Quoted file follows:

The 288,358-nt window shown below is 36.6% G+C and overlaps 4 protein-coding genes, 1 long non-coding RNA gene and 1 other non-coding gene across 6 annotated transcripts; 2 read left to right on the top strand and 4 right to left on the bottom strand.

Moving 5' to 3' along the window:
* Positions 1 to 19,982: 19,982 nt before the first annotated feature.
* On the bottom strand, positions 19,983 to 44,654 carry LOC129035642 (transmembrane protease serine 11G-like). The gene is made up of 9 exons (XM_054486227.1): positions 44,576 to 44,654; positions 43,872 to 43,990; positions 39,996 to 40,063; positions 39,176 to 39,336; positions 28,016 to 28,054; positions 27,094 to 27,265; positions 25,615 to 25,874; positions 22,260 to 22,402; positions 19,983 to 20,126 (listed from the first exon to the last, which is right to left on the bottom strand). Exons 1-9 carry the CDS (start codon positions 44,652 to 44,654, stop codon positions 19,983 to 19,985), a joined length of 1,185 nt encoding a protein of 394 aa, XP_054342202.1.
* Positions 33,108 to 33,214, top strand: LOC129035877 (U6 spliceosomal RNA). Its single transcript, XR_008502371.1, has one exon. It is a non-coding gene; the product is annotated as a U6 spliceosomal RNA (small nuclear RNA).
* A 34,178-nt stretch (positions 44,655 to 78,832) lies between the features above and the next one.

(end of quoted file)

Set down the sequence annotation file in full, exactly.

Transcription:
The 288,358-nt window shown below is 36.6% G+C and overlaps 4 protein-coding genes, 1 long non-coding RNA gene and 1 other non-coding gene across 6 annotated transcripts; 2 read left to right on the top strand and 4 right to left on the bottom strand.

Moving 5' to 3' along the window:
* Positions 1 to 19,982: 19,982 nt before the first annotated feature.
* On the bottom strand, positions 19,983 to 44,654 carry LOC129035642 (transmembrane protease serine 11G-like). The gene is made up of 9 exons (XM_054486227.1): positions 44,576 to 44,654; positions 43,872 to 43,990; positions 39,996 to 40,063; positions 39,176 to 39,336; positions 28,016 to 28,054; positions 27,094 to 27,265; positions 25,615 to 25,874; positions 22,260 to 22,402; positions 19,983 to 20,126 (listed from the first exon to the last, which is right to left on the bottom strand). Exons 1-9 carry the CDS (start codon positions 44,652 to 44,654, stop codon positions 19,983 to 19,985), a joined length of 1,185 nt encoding a protein of 394 aa, XP_054342202.1.
* Positions 33,108 to 33,214, top strand: LOC129035877 (U6 spliceosomal RNA). Its single transcript, XR_008502371.1, has one exon. It is a non-coding gene; the product is annotated as a U6 spliceosomal RNA (small nuclear RNA).
* A 34,178-nt stretch (positions 44,655 to 78,832) lies between the features above and the next one.